Ultrasound uses 3-D technology for a clear picture

Ultrasound works by sending sound waves into tissue, those waves then bounce off the tissue and create an image. While many obstetricians prefer to limit the number of ultrasounds a pregnant woman gets, this new technology offers the clearest images yet.

Mira Datta-Nabatt is living an experience that's magical for most expectant mothers -- getting a look at her unborn daughter with ultrasound. But in a moment that experience gets even more magical. With the flick of a switch, Datta-Nabatt's daughter to be is displayed in 3-D. The effect is created by a powerful ultrasound, recently updated with new software by manufacturer, Siemens. Datta-Nabatt says it makes her feels even more connected with her unborn child.

"You want to reach out and you want to grab her, you want to pinch the cheeks. You know you want to start taking care of her," said Datta-Nabatt.

A few minutes later, using 3-D glasses, Datta-Nabatt will be able to see the effect even more vividly. Siemens says the system can enhance and brighten features in real time, sort of like having a flashlight in the womb, all with enough resolution to help doctors identify some congenital conditions, and explain them to parents.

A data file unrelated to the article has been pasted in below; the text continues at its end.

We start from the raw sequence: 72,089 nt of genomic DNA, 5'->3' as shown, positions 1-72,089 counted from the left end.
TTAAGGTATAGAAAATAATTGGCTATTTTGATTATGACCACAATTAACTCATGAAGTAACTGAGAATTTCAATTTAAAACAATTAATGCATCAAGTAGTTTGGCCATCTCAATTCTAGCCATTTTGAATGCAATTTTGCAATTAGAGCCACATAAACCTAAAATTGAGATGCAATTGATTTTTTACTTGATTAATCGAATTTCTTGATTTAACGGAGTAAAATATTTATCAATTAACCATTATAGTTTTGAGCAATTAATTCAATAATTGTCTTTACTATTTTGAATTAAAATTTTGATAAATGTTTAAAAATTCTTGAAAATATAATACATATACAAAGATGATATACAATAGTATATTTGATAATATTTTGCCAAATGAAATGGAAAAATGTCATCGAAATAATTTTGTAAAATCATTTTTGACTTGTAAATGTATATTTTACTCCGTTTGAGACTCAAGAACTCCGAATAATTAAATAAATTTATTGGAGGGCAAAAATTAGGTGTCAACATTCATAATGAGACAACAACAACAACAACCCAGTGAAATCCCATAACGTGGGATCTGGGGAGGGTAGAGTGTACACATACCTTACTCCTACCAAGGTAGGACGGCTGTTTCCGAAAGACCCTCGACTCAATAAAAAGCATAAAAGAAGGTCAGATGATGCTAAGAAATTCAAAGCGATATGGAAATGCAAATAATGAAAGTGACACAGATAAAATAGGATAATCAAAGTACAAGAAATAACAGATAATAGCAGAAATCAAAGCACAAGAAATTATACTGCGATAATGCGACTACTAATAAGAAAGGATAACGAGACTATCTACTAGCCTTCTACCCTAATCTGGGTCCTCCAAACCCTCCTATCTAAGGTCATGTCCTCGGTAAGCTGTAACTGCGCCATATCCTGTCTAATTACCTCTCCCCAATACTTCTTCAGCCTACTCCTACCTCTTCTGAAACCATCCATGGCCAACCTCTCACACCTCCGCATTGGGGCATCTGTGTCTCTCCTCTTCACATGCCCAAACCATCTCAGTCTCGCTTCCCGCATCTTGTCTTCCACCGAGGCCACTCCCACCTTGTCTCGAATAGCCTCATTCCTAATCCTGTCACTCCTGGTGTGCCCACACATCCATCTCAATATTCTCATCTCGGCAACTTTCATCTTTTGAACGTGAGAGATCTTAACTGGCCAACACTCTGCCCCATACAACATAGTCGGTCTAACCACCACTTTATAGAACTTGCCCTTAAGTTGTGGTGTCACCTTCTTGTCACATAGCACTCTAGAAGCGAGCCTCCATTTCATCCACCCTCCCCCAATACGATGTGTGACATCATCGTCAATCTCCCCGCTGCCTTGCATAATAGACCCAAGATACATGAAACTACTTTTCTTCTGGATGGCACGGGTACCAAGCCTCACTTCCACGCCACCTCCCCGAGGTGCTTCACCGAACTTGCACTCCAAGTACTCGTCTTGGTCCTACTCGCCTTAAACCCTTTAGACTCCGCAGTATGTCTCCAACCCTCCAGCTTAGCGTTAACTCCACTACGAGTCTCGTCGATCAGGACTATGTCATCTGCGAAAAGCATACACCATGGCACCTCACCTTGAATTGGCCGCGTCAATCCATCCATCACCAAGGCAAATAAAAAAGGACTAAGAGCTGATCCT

"The patient can better understand what they're looking at and get a better direction of where they would like to go," said Lisa Thompson, from Siemens.

And if the images seem like something out of a movie, it may be because the graphics processor that's capturing them is also used for special effects. Danny Shapiro is with NVIDIA, the Mountain View company best known for its work in the video gaming world. He says their technology is now making dramatic changes in medical imaging.

"There's hundreds of cores on the GPU, so it can do this very fast, much faster than a CPU and you're able to analyze and construct and image that a doctor and patient can actually interact with," said Danny Shapiro from NVIDIA.

And by enhancing the ultrasound signal, the Siemens device can also produce 3-dimensonal images of an infant's skeletal structure. For Datta-Nabatt, the images provide a mix of wonderment, and relief.

"I want her to be healthy. That's the first and foremost thing that comes in my mind and when you see something defined, the rib cage, it makes you realize this is a real person," said Datta-Nabatt.

And we have an update for you. Shortly after we met Datta-Nabatt, she gave birth to a healthy baby daughter.

Written and produced by Tim Didion

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